Reputation and Rewards
Earlier this month, Securities and Exchange Commissioner Luis Aguilar made a speech to the North American Securities Administrators Association that should strike fear into the hearts of many readers. He supported the NASAA’s proposal to eliminate mandatory arbitrations in conflicts between advisors and clients, and allow clients to sue their advisor in civil court “the same way a patient could sue a doctor for malpractice,” according to an article on Forbes’ website.
It’s doubtful the proposal will gain traction, though the industry will have a difficult time articulating why a process shrouded in as much mystery as mandatory arbitration is really the best recourse for investors.
After all, it’s mandatory arbitration that has, in some ways, allowed the SEC to dodge its responsibilities to the investing public. In his new book The Death of Corporate Reputation: How Integrity Has Been Destroyed on Wall Street, Yale Law Professor Jonathan Macey explains that, among other things, lax regulation and oversight has lowered the incentive for financial services corporations to invest in ensuring their good reputation.
The economic theory Macey examines is this: Only firms that invest in building and protecting a good reputation will attract customers. Yet companies like Morgan Stanley, Goldman Sachs and Bank of America, as well as law firms, accounting firms and credit rating agencies that support them, have taken severe reputational hits since 2008 (there is no need to go over the list here), and yet many have not only survived, they are prospering.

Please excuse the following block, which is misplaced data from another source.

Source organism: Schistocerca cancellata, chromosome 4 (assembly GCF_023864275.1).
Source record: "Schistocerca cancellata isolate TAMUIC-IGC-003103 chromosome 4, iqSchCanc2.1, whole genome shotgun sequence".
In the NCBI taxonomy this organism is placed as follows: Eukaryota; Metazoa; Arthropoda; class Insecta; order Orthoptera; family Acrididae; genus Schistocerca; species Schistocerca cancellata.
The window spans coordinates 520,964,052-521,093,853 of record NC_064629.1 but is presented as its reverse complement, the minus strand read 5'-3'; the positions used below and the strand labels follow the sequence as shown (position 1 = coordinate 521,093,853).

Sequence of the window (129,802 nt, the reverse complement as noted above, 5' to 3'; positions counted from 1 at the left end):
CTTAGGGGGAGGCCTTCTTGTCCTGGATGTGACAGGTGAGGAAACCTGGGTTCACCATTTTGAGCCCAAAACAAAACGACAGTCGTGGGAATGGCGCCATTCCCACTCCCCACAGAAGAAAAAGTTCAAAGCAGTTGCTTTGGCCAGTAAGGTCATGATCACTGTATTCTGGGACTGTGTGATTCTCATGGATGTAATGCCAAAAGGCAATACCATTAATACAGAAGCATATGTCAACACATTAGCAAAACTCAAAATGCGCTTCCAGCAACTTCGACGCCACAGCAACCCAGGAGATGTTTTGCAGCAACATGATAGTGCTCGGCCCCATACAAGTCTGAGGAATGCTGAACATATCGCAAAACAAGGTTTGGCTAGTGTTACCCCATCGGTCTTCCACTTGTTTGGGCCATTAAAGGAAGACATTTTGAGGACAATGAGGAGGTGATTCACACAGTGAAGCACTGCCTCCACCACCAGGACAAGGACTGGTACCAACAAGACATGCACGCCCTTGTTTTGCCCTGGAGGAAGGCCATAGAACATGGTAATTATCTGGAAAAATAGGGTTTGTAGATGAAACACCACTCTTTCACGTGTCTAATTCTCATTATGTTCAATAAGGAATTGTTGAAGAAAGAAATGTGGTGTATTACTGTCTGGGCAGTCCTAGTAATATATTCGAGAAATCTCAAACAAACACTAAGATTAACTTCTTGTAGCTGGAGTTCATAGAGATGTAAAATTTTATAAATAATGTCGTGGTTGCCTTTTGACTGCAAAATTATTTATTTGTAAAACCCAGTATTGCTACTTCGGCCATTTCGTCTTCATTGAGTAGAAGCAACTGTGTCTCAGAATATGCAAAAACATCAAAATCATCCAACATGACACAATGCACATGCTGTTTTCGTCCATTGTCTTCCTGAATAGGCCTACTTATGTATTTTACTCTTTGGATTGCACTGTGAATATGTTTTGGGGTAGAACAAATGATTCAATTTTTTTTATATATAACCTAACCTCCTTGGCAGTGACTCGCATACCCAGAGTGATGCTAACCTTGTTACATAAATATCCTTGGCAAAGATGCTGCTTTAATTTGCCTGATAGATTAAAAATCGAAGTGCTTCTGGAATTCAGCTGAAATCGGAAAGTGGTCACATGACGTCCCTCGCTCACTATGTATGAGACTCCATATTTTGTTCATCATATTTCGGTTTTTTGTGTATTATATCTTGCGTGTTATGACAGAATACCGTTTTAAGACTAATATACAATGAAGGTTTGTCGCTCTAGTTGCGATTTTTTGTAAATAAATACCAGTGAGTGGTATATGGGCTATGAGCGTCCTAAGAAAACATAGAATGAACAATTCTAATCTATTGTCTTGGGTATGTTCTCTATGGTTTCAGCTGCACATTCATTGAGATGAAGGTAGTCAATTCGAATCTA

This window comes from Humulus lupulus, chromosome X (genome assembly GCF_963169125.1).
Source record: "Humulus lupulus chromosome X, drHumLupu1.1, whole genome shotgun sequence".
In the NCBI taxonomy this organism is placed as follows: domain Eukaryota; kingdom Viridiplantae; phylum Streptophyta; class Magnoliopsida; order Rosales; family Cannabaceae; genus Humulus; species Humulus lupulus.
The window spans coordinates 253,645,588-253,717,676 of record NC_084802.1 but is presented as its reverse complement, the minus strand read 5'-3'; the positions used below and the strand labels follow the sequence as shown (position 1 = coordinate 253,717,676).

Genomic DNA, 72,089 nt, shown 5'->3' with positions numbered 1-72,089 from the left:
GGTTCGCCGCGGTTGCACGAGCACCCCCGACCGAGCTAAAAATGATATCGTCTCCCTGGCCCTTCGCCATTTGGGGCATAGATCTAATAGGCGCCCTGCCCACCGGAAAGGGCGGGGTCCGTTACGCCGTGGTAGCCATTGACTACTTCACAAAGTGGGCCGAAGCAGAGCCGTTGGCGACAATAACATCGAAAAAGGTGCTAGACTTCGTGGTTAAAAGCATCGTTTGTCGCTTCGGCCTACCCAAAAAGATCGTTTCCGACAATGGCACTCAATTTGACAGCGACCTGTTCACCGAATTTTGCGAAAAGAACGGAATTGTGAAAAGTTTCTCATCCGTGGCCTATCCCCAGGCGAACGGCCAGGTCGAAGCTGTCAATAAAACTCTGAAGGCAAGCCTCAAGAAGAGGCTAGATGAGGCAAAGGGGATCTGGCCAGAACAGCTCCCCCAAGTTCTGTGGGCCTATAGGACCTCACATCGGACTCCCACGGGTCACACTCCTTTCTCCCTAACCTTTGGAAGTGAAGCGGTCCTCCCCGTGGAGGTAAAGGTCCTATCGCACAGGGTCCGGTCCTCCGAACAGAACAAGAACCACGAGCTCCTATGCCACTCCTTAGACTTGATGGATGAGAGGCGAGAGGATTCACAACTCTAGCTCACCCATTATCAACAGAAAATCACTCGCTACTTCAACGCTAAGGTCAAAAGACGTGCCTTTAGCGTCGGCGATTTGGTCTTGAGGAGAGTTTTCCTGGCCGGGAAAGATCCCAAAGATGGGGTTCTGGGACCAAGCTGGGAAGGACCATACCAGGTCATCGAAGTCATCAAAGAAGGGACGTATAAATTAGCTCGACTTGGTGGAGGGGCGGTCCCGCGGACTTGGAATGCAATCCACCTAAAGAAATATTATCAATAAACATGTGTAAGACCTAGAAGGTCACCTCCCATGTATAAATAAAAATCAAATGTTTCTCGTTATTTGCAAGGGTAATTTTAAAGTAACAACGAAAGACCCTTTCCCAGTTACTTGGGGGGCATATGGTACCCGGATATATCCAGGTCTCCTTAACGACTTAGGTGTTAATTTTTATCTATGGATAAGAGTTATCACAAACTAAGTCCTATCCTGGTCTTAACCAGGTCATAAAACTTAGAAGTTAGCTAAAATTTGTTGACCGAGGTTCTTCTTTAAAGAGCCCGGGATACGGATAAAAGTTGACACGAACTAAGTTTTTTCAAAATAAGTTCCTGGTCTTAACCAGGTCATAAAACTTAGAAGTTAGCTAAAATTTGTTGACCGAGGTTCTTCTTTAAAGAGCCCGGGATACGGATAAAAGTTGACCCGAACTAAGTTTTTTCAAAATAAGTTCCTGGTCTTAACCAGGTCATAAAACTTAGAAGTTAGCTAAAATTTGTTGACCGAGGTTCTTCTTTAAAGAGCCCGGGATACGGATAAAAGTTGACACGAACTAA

What happened to the theory? Macey outlines several reasons why the theory no longer holds true, among them the relatively new phenomenon of separating the corporation’s reputation with that of the people who work there.
But he also blames the SEC for letting targeted firms pay hefty fees for violations without admitting wrongdoing, a common outcome to SEC investigations that lets both sides claim victory. Also, its practice of targeting low-level transgressions among virtually all the firms out there means the public can no longer discern between a serious, reputation-damaging violation and what is simply a “cost of doing business.” Also to blame: the revolving door between Wall Street’s top law firms and the commission’s top regulatory positions, something we will no doubt see more of under the current chairman Mary Jo White, herself a former defender of Wall Street.
Advisor Confidence Plummets
If a rising market masks many sins, then there is an omen of doom in our recently relaunched Advisor Confidence Index. Over 300 financial advisors in the RIA channel have agreed to be on our ACI panel and answer a series of questions monthly. They give us their thoughts on the state of the economy and the future of the markets.
The news in the most recent reading is not good: Confidence in the future of the markets has plummeted. This marks the first month in several that confidence among advisors has eroded. Clearly, our panel believes that the stock market has gotten ahead of itself and is likely due for a correction. You can find the exact numbers on WealthManagement.com.
Setting the Record Straight
A correction from our March issue: In our story on overlooked opportunities to invest in a troubled Europe, we incorrectly referred to Columbia Management’s Chris Olson as portfolio manager of the Columbia Acorn International fund. While he is on an investment committee, he is not the portfolio manager of that particular fund. We regret the error.
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